Engineers are working on a smart watch for cows, powered by cows, to improve food safety. 

A wearable device for cows powered by their own movements could help streamline food safety and supply chain efficiency, according to a new report. 

Researchers say monitoring the health, reproductivity, location and environmental conditions of cattle using smart technology can help prevent diseases and make farming more efficient, but powering this technology would usually add more energy cost to an industry already responsible for high carbon emissions. 

The researchers say their device can harness the kinetic energy of even the smallest movements from the cow, store it in a lithium battery and use it to self-power the device.

“On a ranch, monitoring environmental and health information of cattle can help prevent diseases and improve the efficiency of pasture breeding and management,” says co-author Zutao Zhang, an energy researcher at Southwest Jiaotong University in China. 

“This information can include oxygen concentration, air temperature and humidity, amount of exercise, reproductive cycles, disease, and milk production.”

The team’s smart ranch design involves cows wearing small sensory devices around their ankles and necks that are powered by everything cows do as they go about their regular ranch activities. 

“There is a tremendous amount of kinetic energy that can be harvested in cattle’s daily movements, such as walking, running, and even neck movement,” says Zhang. 

Once captured, the energy is stored in a lithium battery and used to power the device.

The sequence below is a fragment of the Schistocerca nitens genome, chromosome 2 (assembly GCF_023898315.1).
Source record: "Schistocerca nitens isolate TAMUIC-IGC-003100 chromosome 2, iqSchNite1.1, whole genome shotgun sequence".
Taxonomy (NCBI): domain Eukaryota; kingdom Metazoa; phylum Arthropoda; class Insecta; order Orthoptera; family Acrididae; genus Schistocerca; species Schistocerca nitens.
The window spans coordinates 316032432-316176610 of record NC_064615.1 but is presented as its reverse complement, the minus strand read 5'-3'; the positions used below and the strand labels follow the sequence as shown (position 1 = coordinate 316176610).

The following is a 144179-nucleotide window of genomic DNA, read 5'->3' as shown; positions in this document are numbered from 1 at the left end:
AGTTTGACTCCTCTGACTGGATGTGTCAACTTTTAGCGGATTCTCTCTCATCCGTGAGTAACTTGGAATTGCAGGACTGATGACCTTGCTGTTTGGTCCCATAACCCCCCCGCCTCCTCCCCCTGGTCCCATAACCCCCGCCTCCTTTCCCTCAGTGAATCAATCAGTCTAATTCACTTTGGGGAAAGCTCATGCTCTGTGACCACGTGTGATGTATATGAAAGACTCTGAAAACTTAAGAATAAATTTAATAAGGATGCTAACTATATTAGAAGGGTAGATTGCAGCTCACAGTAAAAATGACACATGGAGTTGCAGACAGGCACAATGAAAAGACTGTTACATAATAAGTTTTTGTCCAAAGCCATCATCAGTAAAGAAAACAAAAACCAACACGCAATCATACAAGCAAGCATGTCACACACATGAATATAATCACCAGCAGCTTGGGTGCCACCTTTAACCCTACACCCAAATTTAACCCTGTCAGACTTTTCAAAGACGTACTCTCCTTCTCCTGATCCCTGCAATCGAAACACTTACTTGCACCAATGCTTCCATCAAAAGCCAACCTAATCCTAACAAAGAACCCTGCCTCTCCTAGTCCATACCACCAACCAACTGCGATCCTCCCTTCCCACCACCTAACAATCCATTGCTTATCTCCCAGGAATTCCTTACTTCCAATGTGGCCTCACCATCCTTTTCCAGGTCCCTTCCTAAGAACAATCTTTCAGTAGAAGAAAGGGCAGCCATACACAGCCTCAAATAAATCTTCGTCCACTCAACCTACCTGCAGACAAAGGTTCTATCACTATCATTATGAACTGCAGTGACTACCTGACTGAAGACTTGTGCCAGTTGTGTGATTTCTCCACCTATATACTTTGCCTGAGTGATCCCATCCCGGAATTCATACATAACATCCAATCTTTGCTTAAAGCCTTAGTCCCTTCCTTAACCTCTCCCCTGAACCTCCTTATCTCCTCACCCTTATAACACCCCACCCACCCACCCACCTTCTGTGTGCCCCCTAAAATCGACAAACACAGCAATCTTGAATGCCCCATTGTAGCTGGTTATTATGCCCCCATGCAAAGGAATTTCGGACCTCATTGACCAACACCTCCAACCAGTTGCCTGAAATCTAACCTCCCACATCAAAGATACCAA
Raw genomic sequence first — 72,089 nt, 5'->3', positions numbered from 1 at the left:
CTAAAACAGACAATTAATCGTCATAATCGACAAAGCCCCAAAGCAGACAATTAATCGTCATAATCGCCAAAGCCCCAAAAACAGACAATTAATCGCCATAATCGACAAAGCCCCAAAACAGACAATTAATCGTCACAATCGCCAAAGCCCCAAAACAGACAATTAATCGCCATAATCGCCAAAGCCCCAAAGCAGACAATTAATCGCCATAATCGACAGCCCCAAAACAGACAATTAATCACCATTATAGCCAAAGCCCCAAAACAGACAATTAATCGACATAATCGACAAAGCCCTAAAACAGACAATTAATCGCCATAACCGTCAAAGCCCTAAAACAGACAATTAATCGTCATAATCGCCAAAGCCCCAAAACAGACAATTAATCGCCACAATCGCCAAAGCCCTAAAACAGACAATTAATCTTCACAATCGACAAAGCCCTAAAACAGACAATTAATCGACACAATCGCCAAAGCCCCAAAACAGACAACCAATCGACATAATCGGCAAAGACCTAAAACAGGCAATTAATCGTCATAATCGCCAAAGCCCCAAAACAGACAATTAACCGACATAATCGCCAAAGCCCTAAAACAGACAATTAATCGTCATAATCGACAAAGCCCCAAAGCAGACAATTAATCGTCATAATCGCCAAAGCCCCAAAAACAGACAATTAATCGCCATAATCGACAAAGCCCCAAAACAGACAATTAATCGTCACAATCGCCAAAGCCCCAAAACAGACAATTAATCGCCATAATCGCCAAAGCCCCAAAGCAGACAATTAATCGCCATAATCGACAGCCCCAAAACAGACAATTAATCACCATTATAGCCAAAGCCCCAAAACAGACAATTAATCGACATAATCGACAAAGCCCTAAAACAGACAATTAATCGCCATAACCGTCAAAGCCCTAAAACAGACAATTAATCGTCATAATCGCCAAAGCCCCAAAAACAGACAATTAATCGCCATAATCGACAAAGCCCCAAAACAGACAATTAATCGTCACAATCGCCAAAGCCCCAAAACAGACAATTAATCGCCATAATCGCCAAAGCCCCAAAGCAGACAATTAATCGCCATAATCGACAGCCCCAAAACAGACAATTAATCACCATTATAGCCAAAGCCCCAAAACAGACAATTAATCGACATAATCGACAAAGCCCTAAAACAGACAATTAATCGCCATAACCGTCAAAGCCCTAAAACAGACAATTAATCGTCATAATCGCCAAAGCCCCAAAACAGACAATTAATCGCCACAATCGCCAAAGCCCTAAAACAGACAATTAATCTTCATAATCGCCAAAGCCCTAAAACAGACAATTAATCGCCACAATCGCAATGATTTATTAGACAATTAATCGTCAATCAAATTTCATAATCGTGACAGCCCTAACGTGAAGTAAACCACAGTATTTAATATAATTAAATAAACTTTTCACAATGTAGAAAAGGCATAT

“Our kinetic energy harvester specially harvests the kinetic energy of weak motion,” says Zhang. 

The team’s design is unique because it contains a motion enhancement mechanism that uses magnets and a pendulum to amplify small movements the cows make.

Zhang hopes that implementing smart technology in ranches will be part of a larger effort to improve the world’s food systems. 

“With the development of 5G technology and the Internet of Things, the operation of the entire industrial chain of the food system is more intelligent and transparent,” he says.

Zhang and his colleagues also tested the devices on humans and found that a light jog was enough to power temperature measurement in the device. 

The researchers see future applications in sports monitoring, healthcare, smart home, and the construction of human wireless sensor networks.

“Kinetic energy is everywhere in the environment—leaves swaying in the wind, the movement of people and animals, the undulation of waves, the rotation of the earth—these phenomena all contain a lot of kinetic energy,” says Zhang. 

“We shouldn’t let this energy go to waste.”

More details are accessible here.